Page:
But, notwithstanding the fishermen have such an animosity to the cormorants, they seem to place the gulls under their especial protection; for although they do not scruple now and then to rob their nests of a few eggs, still they never kill the birds themselves, nor do they willingly permit others to do so; in fact, it was not long since that a stranger, who amused himself with firing at these birds from the pier-head of a fishing cove, very narrowly escaped some rough treatment in consequence, and which he certainly would have received had he persisted in his attempts. The sea-gull to the Cornish fisherman is like the robin with the rest of mankind, and is styled the "fisherman's friend," from the information they furnish by hovering and skimming about in flocks over shoals of the migratory fishes as they approach the shores; which, from the peculiar manner of hovering around, and the unceasing clamour they keep up all the time, afford a certain indication of the valuable booty beneath them. Gulls are often kept tame in gardens, where they are exceedingly useful in destroying slugs and other things that are injurious to vegetation. This, by the way, brings to my recollection a curious anecdote of a tame gull, that for many years frequented the gardens appertaining to the mansion house at Harlyn, which is close to the sea. This bird had been taken young, and having had one of his wings clipped, according to the usual practice, to prevent his flying off, was turned out in the kitchen-garden to shift for himself. On the following spring, however, his wing feathers grew out, and one day away he flew, and remained away for several months, being doubtless engaged in some love affair among the rocks in the neighbourhood, the duties of which filled up all that lapse of time; at the expiration of which he returned as tame and familiar as ever. As he made himself quite at home in his former abode, no attempts were made to clip his wing; and so, on the following spring, away he went as before, and returned again after about the same interval of absence; and this he continued to do for several years. At last it was found that he had not returned at his usual time, and it was supposed that some accident had befallen him, but after some further time had elapsed he was seen to make his appearance in the garden, yet in a very weak state, and accompanied by another of his kind, whom he seems to have designed as his successor, for after putting the latter in quiet possession of his territory, he flew slowly off and was never seen afterwards.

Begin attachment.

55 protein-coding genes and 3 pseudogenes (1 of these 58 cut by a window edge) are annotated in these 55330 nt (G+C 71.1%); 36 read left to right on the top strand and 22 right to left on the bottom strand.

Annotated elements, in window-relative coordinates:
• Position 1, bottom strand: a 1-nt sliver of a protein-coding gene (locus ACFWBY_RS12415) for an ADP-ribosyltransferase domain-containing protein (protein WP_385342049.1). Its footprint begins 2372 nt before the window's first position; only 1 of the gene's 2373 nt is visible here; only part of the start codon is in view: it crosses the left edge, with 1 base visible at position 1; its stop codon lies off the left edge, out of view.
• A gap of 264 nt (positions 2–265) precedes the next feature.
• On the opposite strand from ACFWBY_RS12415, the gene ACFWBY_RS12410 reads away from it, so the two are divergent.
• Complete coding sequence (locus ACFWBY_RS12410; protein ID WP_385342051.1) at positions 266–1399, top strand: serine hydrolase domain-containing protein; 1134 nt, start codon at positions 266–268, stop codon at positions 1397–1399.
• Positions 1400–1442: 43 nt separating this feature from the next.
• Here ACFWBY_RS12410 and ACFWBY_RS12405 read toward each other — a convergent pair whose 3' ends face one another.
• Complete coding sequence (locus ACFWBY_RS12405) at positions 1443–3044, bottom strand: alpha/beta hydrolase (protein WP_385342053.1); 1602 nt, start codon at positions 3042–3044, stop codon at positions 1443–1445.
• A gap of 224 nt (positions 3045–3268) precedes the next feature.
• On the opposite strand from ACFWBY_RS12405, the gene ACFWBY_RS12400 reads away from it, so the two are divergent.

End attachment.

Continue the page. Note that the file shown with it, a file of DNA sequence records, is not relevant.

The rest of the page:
His successor often alighted in and foraged about the gardens, but was always shy, and flew off when any one approached him; so that he soon became an object of very little notice or attention, and his absence or times of return very soon became to be disregarded.